Sunday , April 21 2024
Indian Space Research Organisation

ISRO making India proud since its inception

With 95 spacecraft missions including 3 Nano satellites and a Micro Satellite, 65 Launch Missions including Scramjet-TD & RLV-TD, 9 ‘student’ satellites, 2 Re-entry missions and most importantly, 237 Foreign Satellites of 28 countries ISRO is undoubtedly the pride of India. The ISRO was established in 1969 and its success stories are far outnumbered than its failures. The organisation has propelled the country into an elite club of nations with major advancements in space technology. The most recent development and achievement of it has been a celebration in the launch of its 100 th satellite. That is not just it because it launched 104 satellites all in one go, the most made by any space agency ever. In the same year of 2017, it successfully tests GSLV MK3 to enable India to send man to space by 2020, which we all believe will go the success charts of ISRO and let’s all hope that it does. Continuing with the pride, we should definitely look back at the falls of ISRO which made them only make them perform better. The unsuccessful launch of the IRNSS 1H satellite in August 2017, when the PSLV rocket’s heat shield separation failed to take place was a failure. After which they launched the previously said 104 satellites and it has turned out to be 2018’s maiden launch.

Giving you a little insight into the future, some of the major upcoming missions of ISRO are GSLV-F08/GSAT- 6A Mission, PSLV- C41/IRNSS-1I Mission (to be launched from the First Launch Pad (FLP) of SDSC SHAR), GSLV-F10/Chandrayaan- 2 Mission and GSLV-MkIII- D2/GSAT-29 Mission. The above have been planned to be launched in the first half of 2018 and we hope for its success. The GSLV-F08/GSAT- 6A satellite will provide a platform for developing technologies such as demonstration of 6 m S-Band Unfurlable Antenna, handheld ground terminals and network management techniques that could be useful in future satellite based mobile communication applications. GSAT-6A is planned to be launched by GSLV-F08.

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PSLV-C41/IRNSS- 1I is the eighth satellite to join the NavIC navigation satellite constellation. GSLV-F10/Chandrayaan- 2 is going to be India’s second mission to the Moon and is a totally indigenous mission comprising of an Orbiter, Lander and Rover. The instruments on the rover will observe the lunar surface and send back data, which will be useful for analysis of the lunar soil. Lastly GSLV-MkIII- D2/GSAT-29 will carry Ka x Ku multi-beam and optical communication payloads for the first time. The mission targets for Village Resource Centres (VRC) in rural areas to bridge the digital divide.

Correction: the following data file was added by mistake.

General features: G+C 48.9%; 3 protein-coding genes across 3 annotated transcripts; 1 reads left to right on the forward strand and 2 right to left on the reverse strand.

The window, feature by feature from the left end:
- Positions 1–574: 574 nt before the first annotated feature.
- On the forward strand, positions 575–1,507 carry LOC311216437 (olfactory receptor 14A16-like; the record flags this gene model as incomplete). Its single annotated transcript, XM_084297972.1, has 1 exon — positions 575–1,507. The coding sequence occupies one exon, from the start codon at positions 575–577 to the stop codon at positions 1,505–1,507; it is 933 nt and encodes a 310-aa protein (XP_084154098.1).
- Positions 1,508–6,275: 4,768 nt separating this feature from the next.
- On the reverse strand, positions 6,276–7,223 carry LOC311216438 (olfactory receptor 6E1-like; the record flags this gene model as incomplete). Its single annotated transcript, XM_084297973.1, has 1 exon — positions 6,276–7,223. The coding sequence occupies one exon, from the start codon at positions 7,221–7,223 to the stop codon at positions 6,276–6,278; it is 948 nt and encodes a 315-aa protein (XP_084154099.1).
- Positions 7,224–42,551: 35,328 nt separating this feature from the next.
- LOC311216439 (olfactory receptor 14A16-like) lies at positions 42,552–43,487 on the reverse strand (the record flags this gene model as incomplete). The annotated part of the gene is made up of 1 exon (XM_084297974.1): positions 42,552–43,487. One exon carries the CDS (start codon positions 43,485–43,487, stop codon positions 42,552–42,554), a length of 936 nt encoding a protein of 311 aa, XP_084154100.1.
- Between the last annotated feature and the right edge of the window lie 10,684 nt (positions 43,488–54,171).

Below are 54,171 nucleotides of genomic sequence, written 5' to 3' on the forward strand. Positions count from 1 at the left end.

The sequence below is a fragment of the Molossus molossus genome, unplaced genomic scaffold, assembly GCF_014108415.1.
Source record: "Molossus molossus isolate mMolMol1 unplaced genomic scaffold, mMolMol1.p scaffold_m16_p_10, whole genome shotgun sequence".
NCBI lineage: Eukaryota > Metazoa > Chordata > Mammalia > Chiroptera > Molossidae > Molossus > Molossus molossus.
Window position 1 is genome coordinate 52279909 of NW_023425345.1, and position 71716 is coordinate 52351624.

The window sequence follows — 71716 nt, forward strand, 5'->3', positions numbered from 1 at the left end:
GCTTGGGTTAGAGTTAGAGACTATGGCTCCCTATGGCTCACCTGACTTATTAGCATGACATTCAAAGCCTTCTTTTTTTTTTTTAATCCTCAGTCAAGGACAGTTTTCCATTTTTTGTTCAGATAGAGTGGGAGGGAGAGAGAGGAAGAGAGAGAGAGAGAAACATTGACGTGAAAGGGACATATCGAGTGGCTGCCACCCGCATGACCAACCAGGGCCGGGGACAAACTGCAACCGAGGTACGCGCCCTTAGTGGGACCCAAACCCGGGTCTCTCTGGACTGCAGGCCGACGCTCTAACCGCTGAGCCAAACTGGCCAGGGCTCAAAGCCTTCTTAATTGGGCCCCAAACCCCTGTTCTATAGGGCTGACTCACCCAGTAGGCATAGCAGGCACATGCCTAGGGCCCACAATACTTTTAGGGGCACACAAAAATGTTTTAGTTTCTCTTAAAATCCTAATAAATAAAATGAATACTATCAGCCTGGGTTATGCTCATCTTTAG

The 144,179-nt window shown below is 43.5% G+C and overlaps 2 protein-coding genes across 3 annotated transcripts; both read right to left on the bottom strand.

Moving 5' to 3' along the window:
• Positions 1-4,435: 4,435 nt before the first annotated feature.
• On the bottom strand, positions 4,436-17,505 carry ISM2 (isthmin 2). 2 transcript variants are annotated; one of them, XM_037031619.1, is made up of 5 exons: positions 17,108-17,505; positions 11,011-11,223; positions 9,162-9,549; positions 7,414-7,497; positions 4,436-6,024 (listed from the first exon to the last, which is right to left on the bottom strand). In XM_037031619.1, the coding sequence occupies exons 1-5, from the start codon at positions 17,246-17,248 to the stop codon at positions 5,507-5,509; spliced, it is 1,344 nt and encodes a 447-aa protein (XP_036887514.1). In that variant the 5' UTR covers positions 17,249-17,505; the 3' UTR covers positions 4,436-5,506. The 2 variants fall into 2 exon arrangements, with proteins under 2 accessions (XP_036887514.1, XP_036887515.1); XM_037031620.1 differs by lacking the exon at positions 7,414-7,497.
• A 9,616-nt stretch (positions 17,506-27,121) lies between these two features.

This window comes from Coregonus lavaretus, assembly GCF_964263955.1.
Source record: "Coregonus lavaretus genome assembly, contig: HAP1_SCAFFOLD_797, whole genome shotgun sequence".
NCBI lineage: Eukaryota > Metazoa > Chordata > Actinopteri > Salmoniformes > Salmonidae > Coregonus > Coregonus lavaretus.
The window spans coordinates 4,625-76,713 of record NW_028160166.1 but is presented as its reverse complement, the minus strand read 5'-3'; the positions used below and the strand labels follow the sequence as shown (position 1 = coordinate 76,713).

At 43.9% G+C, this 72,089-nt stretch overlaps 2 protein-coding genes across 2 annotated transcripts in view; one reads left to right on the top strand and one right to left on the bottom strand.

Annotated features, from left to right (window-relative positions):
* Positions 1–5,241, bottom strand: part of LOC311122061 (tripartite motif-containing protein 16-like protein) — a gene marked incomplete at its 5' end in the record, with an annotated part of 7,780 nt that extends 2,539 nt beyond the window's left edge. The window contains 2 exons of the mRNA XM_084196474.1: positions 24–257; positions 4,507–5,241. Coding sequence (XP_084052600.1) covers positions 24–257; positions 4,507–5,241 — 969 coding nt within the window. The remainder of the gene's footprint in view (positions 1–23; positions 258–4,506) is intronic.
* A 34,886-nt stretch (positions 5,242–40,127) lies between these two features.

Pictures from Mars Colour Camera (MCC) onboard India’s Mars Orbiter Spacecraft (ISRO)

The most trending ones are no lesser interesting and glazing. Mars Orbiter Mission (MOM) explores and observes Mars surface features, morphology, mineralogy and the Martian atmosphere. Further, a specific search for methane in the Martian atmosphere will provide information about the possibility or the past existence of life on the planet. Apart from deep space communications and navigation- guidance-control capabilities, the mission will require autonomy at the spacecraft end to handle contingencies. LVM3-X (CARE) is the first experimental suborbital flight of India’s latest generation Launch Vehicle- LVM3. It lifted off from Sriharikota on December 18, 2014 and successfully tested the atmospheric phase of flight. Crew module Atmospheric Reentry Experiment was also carried out in this flight. The module reentered, deployed its parachutes as planned and splashed down in the Bay of Bengal.

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AstroSat is the first dedicated Indian astronomy mission aimed at studying celestial sources in X-ray, optical and UV spectral bands simultaneously. Out of many other objectives, its main are to understand high energy processes in binary star systems containing neutron stars and black holes; Estimate magnetic fields of neutron stars; Study star birth regions and high energy processes in star systems lying beyond our galaxy, etc.

Finally, ISRO’s achievements have been tremendous. The best ones in briefed below:

  • In 2017, ISRO added to its kitty over 200 foreign satellite launches into orbit. In June, it successfully launches 29 nano satellites from 14 countries.
  • ISRO launched Cartosat-2 series satellite using PSLV-C38. The sixth Cartosat-2 series was launched from Sriharikota using PSLV-C38. It was the 40th flight of PSLV and 17th flight in its ‘XL’ configuration.
  • Mars Orbiter Mission (MOM) completed 1000 Earth days in its orbit which went beyond the six-month span of its designed mission life. MOM had entered the Martian orbit on September 24, 2014, in its first attempt.
  • ISRO successfully launched its heavyweight GSLV Mk3 rocket which was its biggest rocket yet. ISRO hit another milestone in the same launch as the rocket was the heaviest ever to be launched from Indian soil.
  • ISRO placed two satellites in two different orbits by using a single rocket. The rocket, PSLV-C35 carried the SCATSAT-1 weather satellite as its primary payload.

Wishing ISRO all the best for its missions and as Indians, we are really proud of what it has done, and what it has been doing. We are proud Indians and ISRO never fail to awe and surprise us.

– By Aakankhya Bordoloi

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